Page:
• To specify that the WDAC policy scan only a specific drive, include the -ScanPath parameter followed by a path. Without this parameter, the tool will scan the C-drive by default.
    • When you specify the -UserPEs parameter (to include user mode executables in the scan), rule option 0 Enabled:UMCI is automatically added to the WDAC policy. If you do not specify -UserPEs, the policy will be empty of user mode executables and will only have rules for kernel mode binaries like drivers. In other words, the allow list will not include applications. If you create such a policy and later add rule option 0 Enabled:UMCI, all attempts to start applications will cause a response from Windows Defender Application Control. In audit mode, the response is logging an event, and in enforced mode, the response is blocking the application.
    • To create a policy for Windows 10 1903 and above, including support for supplemental policies, use -MultiplePolicyFormat.
    • To specify a list of paths to exclude from the scan, use the -OmitPaths option and supply a comma-delimited list of paths.
    • The preceding example includes 3> CIPolicylog.txt, which redirects warning messages to a text file, CIPolicylog.txt.
  3. Merge the new policy with the WindowsDefault_Audit policy to ensure all Windows binaries and kernel drivers will load.

    Merge-CIPolicy -OutputFilePath $LamnaServerPolicy -PolicyPaths $LamnaServerPolicy,$DefaultWindowsPolicy
  4. Give the new policy a descriptive name, and initial version number:

    Set-CIPolicyIdInfo -FilePath $LamnaServerPolicy -PolicyName $PolicyName
    Set-CIPolicyVersion -FilePath $LamnaServerPolicy -Version ""
  5. Modify the merged policy to set policy rules:

    Set-RuleOption -FilePath $LamnaServerPolicy -Option 3 # Audit Mode
    Set-RuleOption -FilePath $LamnaServerPolicy -Option 6 # Unsigned Policy
    Set-RuleOption -FilePath $LamnaServerPolicy -Option 9 # Advanced Boot Menu
    Set-RuleOption -FilePath $LamnaServerPolicy -Option 12 # Enforce Store Apps
    Set-RuleOption -FilePath $LamnaServerPolicy -Option 16 # No Reboot
    Set-RuleOption -FilePath $LamnaServerPolicy -Option 17 # Allow Supplemental
    Set-RuleOption -FilePath $LamnaServerPolicy -Option 19 # Dynamic Code Security
  6. If appropriate, add more signer or file rules to further customize the policy for your organization.

  7. Use ConvertFrom-CIPolicy to convert the WDAC policy to a binary format:

    [xml]$LamnaServerPolicyXML = Get-Content $LamnaServerPolicy
    $PolicyId = $LamnaServerPolicyXML.SiPolicy.PolicyId
    $LamnaServerPolicyBin = $PolicyPath+$PolicyId+".cip"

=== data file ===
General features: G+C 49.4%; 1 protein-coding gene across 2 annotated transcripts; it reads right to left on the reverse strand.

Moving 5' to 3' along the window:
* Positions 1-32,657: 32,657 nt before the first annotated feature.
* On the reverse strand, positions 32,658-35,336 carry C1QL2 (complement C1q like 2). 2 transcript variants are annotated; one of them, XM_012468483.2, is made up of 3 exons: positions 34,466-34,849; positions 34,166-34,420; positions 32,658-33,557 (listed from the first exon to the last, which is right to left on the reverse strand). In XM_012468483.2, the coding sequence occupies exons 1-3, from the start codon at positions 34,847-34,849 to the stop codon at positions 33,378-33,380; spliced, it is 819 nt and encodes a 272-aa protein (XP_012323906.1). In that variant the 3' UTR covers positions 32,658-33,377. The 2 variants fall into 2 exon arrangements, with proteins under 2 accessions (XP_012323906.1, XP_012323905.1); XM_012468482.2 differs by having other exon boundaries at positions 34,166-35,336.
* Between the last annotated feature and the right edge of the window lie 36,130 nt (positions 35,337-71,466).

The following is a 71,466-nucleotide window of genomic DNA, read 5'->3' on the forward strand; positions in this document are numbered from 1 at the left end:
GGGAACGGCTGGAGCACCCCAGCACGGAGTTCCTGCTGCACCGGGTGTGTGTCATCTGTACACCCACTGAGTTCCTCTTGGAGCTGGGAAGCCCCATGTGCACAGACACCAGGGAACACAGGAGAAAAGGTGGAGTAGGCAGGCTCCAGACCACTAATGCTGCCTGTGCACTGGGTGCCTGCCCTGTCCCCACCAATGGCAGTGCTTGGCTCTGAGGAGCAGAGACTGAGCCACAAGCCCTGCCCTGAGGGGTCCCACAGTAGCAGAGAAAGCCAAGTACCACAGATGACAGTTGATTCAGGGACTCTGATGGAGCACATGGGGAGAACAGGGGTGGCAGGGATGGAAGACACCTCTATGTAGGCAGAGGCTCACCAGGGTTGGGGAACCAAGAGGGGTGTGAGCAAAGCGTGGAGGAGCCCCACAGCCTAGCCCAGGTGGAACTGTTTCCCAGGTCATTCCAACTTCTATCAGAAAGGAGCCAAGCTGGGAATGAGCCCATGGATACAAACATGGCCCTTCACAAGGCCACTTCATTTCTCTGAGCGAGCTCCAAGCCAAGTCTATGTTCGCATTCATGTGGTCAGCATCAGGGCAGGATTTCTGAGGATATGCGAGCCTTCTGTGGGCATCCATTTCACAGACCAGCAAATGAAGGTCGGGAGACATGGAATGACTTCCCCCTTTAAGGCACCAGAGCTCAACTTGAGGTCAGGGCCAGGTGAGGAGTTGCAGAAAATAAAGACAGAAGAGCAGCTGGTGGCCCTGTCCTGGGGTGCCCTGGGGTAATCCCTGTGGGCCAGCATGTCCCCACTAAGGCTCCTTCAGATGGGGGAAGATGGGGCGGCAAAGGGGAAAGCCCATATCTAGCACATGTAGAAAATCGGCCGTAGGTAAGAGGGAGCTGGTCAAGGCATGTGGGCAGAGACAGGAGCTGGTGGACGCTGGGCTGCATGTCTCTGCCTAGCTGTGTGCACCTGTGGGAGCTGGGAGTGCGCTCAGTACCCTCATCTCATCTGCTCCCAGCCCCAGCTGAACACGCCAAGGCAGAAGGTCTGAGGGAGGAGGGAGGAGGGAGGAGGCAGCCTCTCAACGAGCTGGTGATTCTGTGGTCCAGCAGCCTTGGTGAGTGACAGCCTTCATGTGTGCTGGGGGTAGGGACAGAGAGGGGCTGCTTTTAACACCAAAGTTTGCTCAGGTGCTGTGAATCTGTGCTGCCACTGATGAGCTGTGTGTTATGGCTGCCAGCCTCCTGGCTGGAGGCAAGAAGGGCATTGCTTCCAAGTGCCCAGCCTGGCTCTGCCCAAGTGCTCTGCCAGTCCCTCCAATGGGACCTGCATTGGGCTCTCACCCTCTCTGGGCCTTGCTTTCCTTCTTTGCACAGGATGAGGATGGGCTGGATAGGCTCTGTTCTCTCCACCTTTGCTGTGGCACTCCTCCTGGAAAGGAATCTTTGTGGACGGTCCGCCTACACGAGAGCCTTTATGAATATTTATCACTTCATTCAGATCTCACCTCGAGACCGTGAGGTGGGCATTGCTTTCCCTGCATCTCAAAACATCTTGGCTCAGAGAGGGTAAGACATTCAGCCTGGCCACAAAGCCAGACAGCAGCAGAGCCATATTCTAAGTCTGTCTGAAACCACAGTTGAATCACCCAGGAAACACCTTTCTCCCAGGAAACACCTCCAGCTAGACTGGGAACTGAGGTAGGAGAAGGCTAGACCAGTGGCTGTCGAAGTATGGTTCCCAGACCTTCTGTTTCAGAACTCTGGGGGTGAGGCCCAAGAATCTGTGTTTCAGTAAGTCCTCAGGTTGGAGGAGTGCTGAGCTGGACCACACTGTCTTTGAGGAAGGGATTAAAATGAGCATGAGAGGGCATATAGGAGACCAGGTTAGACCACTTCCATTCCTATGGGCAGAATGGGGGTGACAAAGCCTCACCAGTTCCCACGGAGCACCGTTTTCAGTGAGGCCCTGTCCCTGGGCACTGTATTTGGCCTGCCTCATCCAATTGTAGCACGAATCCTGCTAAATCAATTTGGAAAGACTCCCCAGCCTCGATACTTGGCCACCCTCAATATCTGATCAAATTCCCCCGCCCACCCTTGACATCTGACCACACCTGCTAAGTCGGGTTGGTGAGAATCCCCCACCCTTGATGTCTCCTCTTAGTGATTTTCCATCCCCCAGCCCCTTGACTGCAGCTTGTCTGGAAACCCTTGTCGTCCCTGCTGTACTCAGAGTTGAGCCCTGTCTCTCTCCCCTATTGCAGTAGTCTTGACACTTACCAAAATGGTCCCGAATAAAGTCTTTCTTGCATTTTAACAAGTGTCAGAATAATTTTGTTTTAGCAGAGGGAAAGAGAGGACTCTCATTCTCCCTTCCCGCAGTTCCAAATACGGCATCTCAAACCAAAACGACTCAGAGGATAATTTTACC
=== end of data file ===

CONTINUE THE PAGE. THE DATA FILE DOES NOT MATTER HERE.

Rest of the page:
ConvertFrom-CIPolicy $LamnaServerPolicy $LamnaServerPolicyBin
  8. Upload the base policy XML and the associated binary to a source control solution such as GitHub or a document management solution such as Office 365 SharePoint.

Alice now has an initial policy for Lamna's critical infrastructure servers that is ready to deploy in audit mode.

Create a custom base policy to minimize user impact on in-use client devices

Alice previously created a policy for the organization's fully managed devices. Alice has included the fully managed device policy as part of Lamna's device build process so all new devices now begin with WDAC enabled. She's preparing to deploy the policy to systems that are already in use, but is worried about causing disruption to users' productivity. To minimize that risk, Alice decides to take a different approach for those systems. She'll continue to deploy the fully managed device policy in audit mode to those devices, but for enforcement mode she'll merge the fully managed device policy rules with a policy created by scanning the device for all previously installed software. In this way, each device is treated as its own "golden" system.

Alice identifies the following key factors to arrive at the "circle-of-trust" for Lamna's fully managed in-use devices:

  • Everything described for Lamna's Fully Managed Devices;
  • Users have installed apps that they need to continue to run.

Based on the above, Alice defines the pseudo-rules for the policy:

  1. Everything included in the Fully Managed Devices policy
  2. Rules for scanned files that authorize all pre-existing app binaries found on the device

For Lamna's existing, in-use devices, Alice deploys a script along with the Fully Managed Devices policy XML (not the converted WDAC policy binary). The script then generates a custom policy locally on the client as described in the previous section, but instead of merging with the DefaultWindows policy, the script merges with Lamna's Fully Managed Devices policy. Alice also modifies the steps above to match the requirements of this different use case.